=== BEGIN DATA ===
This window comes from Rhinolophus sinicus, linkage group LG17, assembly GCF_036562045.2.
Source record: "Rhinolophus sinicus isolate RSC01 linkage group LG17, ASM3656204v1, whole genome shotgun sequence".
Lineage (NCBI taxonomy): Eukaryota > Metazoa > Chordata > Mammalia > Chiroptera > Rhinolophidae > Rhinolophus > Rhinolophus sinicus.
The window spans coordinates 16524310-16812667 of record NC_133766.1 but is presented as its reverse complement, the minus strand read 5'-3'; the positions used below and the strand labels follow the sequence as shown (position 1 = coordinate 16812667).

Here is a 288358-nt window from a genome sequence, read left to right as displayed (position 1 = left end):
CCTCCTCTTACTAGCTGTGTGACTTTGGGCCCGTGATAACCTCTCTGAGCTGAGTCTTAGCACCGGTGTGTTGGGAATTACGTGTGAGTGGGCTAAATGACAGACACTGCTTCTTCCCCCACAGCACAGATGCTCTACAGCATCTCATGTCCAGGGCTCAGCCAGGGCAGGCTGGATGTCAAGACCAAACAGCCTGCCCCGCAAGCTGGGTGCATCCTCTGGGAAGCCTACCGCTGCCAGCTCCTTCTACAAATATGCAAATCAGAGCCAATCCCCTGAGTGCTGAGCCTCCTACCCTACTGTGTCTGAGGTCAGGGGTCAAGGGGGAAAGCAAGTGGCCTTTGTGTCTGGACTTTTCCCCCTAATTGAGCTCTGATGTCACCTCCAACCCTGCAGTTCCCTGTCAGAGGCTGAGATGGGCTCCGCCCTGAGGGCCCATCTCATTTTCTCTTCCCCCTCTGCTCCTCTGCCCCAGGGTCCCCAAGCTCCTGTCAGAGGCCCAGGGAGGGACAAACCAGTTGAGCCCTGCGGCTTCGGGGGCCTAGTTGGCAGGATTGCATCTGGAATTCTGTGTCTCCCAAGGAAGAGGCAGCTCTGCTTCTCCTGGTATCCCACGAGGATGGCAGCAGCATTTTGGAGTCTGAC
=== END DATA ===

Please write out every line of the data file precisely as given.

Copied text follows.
This window comes from Rhinolophus sinicus, linkage group LG17, assembly GCF_036562045.2.
Source record: "Rhinolophus sinicus isolate RSC01 linkage group LG17, ASM3656204v1, whole genome shotgun sequence".
Lineage (NCBI taxonomy): Eukaryota > Metazoa > Chordata > Mammalia > Chiroptera > Rhinolophidae > Rhinolophus > Rhinolophus sinicus.
The window spans coordinates 16524310-16812667 of record NC_133766.1 but is presented as its reverse complement, the minus strand read 5'-3'; the positions used below and the strand labels follow the sequence as shown (position 1 = coordinate 16812667).

Here is a 288358-nt window from a genome sequence, read left to right as displayed (position 1 = left end):
CCTCCTCTTACTAGCTGTGTGACTTTGGGCCCGTGATAACCTCTCTGAGCTGAGTCTTAGCACCGGTGTGTTGGGAATTACGTGTGAGTGGGCTAAATGACAGACACTGCTTCTTCCCCCACAGCACAGATGCTCTACAGCATCTCATGTCCAGGGCTCAGCCAGGGCAGGCTGGATGTCAAGACCAAACAGCCTGCCCCGCAAGCTGGGTGCATCCTCTGGGAAGCCTACCGCTGCCAGCTCCTTCTACAAATATGCAAATCAGAGCCAATCCCCTGAGTGCTGAGCCTCCTACCCTACTGTGTCTGAGGTCAGGGGTCAAGGGGGAAAGCAAGTGGCCTTTGTGTCTGGACTTTTCCCCCTAATTGAGCTCTGATGTCACCTCCAACCCTGCAGTTCCCTGTCAGAGGCTGAGATGGGCTCCGCCCTGAGGGCCCATCTCATTTTCTCTTCCCCCTCTGCTCCTCTGCCCCAGGGTCCCCAAGCTCCTGTCAGAGGCCCAGGGAGGGACAAACCAGTTGAGCCCTGCGGCTTCGGGGGCCTAGTTGGCAGGATTGCATCTGGAATTCTGTGTCTCCCAAGGAAGAGGCAGCTCTGCTTCTCCTGGTATCCCACGAGGATGGCAGCAGCATTTTGGAGTCTGAC